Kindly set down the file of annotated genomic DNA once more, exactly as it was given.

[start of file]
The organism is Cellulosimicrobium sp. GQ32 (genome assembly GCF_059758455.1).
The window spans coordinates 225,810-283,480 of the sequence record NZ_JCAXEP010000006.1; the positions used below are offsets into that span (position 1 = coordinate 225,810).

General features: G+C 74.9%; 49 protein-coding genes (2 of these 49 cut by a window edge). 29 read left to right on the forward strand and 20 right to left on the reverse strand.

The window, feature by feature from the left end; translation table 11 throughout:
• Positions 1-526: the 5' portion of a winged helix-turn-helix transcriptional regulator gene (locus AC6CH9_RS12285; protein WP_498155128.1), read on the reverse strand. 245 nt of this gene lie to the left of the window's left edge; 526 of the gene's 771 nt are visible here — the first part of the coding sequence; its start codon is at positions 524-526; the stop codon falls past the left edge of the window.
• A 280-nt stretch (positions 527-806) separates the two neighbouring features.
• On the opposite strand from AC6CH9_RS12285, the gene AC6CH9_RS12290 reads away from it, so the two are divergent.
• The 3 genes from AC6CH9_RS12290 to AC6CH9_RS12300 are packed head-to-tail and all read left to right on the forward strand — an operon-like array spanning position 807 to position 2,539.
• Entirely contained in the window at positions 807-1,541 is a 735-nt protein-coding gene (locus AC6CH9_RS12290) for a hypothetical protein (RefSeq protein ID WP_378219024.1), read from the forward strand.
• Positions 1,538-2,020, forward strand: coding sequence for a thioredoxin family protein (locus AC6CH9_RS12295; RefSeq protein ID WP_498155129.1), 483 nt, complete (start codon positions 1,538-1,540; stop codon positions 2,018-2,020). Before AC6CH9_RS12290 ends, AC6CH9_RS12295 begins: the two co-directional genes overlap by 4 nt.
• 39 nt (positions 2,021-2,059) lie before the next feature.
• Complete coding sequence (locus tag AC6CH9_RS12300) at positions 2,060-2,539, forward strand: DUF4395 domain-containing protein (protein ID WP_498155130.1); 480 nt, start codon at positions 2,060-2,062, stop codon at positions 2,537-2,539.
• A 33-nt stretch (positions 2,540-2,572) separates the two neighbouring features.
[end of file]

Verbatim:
The organism is Cellulosimicrobium sp. GQ32 (genome assembly GCF_059758455.1).
The window spans coordinates 225,810-283,480 of the sequence record NZ_JCAXEP010000006.1; the positions used below are offsets into that span (position 1 = coordinate 225,810).

General features: G+C 74.9%; 49 protein-coding genes (2 of these 49 cut by a window edge). 29 read left to right on the forward strand and 20 right to left on the reverse strand.

The window, feature by feature from the left end; translation table 11 throughout:
• Positions 1-526: the 5' portion of a winged helix-turn-helix transcriptional regulator gene (locus AC6CH9_RS12285; protein WP_498155128.1), read on the reverse strand. 245 nt of this gene lie to the left of the window's left edge; 526 of the gene's 771 nt are visible here — the first part of the coding sequence; its start codon is at positions 524-526; the stop codon falls past the left edge of the window.
• A 280-nt stretch (positions 527-806) separates the two neighbouring features.
• On the opposite strand from AC6CH9_RS12285, the gene AC6CH9_RS12290 reads away from it, so the two are divergent.
• The 3 genes from AC6CH9_RS12290 to AC6CH9_RS12300 are packed head-to-tail and all read left to right on the forward strand — an operon-like array spanning position 807 to position 2,539.
• Entirely contained in the window at positions 807-1,541 is a 735-nt protein-coding gene (locus AC6CH9_RS12290) for a hypothetical protein (RefSeq protein ID WP_378219024.1), read from the forward strand.
• Positions 1,538-2,020, forward strand: coding sequence for a thioredoxin family protein (locus AC6CH9_RS12295; RefSeq protein ID WP_498155129.1), 483 nt, complete (start codon positions 1,538-1,540; stop codon positions 2,018-2,020). Before AC6CH9_RS12290 ends, AC6CH9_RS12295 begins: the two co-directional genes overlap by 4 nt.
• 39 nt (positions 2,021-2,059) lie before the next feature.
• Complete coding sequence (locus tag AC6CH9_RS12300) at positions 2,060-2,539, forward strand: DUF4395 domain-containing protein (protein ID WP_498155130.1); 480 nt, start codon at positions 2,060-2,062, stop codon at positions 2,537-2,539.
• A 33-nt stretch (positions 2,540-2,572) separates the two neighbouring features.